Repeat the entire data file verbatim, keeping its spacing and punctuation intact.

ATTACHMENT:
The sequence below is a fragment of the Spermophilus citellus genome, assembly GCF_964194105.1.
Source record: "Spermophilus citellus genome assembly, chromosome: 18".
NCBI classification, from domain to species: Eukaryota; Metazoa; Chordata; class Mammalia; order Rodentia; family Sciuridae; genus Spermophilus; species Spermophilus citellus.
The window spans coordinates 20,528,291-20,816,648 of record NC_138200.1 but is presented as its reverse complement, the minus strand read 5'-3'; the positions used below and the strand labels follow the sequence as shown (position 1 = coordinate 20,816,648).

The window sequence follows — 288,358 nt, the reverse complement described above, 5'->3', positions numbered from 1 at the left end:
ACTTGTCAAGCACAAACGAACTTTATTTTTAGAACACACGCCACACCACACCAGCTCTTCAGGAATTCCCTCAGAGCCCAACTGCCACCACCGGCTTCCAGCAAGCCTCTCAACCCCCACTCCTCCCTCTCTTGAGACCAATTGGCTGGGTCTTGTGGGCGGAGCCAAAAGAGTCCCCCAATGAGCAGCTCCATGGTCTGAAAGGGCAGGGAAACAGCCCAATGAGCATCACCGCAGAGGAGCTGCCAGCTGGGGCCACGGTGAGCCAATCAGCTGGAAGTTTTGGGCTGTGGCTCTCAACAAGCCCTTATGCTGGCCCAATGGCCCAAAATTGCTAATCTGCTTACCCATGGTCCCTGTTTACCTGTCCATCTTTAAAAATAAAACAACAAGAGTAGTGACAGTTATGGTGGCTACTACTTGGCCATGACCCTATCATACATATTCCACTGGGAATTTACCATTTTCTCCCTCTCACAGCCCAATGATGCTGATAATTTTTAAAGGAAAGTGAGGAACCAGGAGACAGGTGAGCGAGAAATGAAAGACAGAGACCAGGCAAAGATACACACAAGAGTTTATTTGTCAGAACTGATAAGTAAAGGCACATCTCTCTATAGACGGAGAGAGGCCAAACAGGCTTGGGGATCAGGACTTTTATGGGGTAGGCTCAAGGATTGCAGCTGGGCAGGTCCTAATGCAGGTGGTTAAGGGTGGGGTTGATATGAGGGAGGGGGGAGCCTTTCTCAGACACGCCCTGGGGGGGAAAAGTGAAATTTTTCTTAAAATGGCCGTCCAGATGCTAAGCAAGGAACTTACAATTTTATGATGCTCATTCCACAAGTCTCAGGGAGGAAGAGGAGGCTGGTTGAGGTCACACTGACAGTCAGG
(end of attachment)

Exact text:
The sequence below is a fragment of the Spermophilus citellus genome, assembly GCF_964194105.1.
Source record: "Spermophilus citellus genome assembly, chromosome: 18".
NCBI classification, from domain to species: Eukaryota; Metazoa; Chordata; class Mammalia; order Rodentia; family Sciuridae; genus Spermophilus; species Spermophilus citellus.
The window spans coordinates 20,528,291-20,816,648 of record NC_138200.1 but is presented as its reverse complement, the minus strand read 5'-3'; the positions used below and the strand labels follow the sequence as shown (position 1 = coordinate 20,816,648).

The window sequence follows — 288,358 nt, the reverse complement described above, 5'->3', positions numbered from 1 at the left end:
ACTTGTCAAGCACAAACGAACTTTATTTTTAGAACACACGCCACACCACACCAGCTCTTCAGGAATTCCCTCAGAGCCCAACTGCCACCACCGGCTTCCAGCAAGCCTCTCAACCCCCACTCCTCCCTCTCTTGAGACCAATTGGCTGGGTCTTGTGGGCGGAGCCAAAAGAGTCCCCCAATGAGCAGCTCCATGGTCTGAAAGGGCAGGGAAACAGCCCAATGAGCATCACCGCAGAGGAGCTGCCAGCTGGGGCCACGGTGAGCCAATCAGCTGGAAGTTTTGGGCTGTGGCTCTCAACAAGCCCTTATGCTGGCCCAATGGCCCAAAATTGCTAATCTGCTTACCCATGGTCCCTGTTTACCTGTCCATCTTTAAAAATAAAACAACAAGAGTAGTGACAGTTATGGTGGCTACTACTTGGCCATGACCCTATCATACATATTCCACTGGGAATTTACCATTTTCTCCCTCTCACAGCCCAATGATGCTGATAATTTTTAAAGGAAAGTGAGGAACCAGGAGACAGGTGAGCGAGAAATGAAAGACAGAGACCAGGCAAAGATACACACAAGAGTTTATTTGTCAGAACTGATAAGTAAAGGCACATCTCTCTATAGACGGAGAGAGGCCAAACAGGCTTGGGGATCAGGACTTTTATGGGGTAGGCTCAAGGATTGCAGCTGGGCAGGTCCTAATGCAGGTGGTTAAGGGTGGGGTTGATATGAGGGAGGGGGGAGCCTTTCTCAGACACGCCCTGGGGGGGAAAAGTGAAATTTTTCTTAAAATGGCCGTCCAGATGCTAAGCAAGGAACTTACAATTTTATGATGCTCATTCCACAAGTCTCAGGGAGGAAGAGGAGGCTGGTTGAGGTCACACTGACAGTCAGG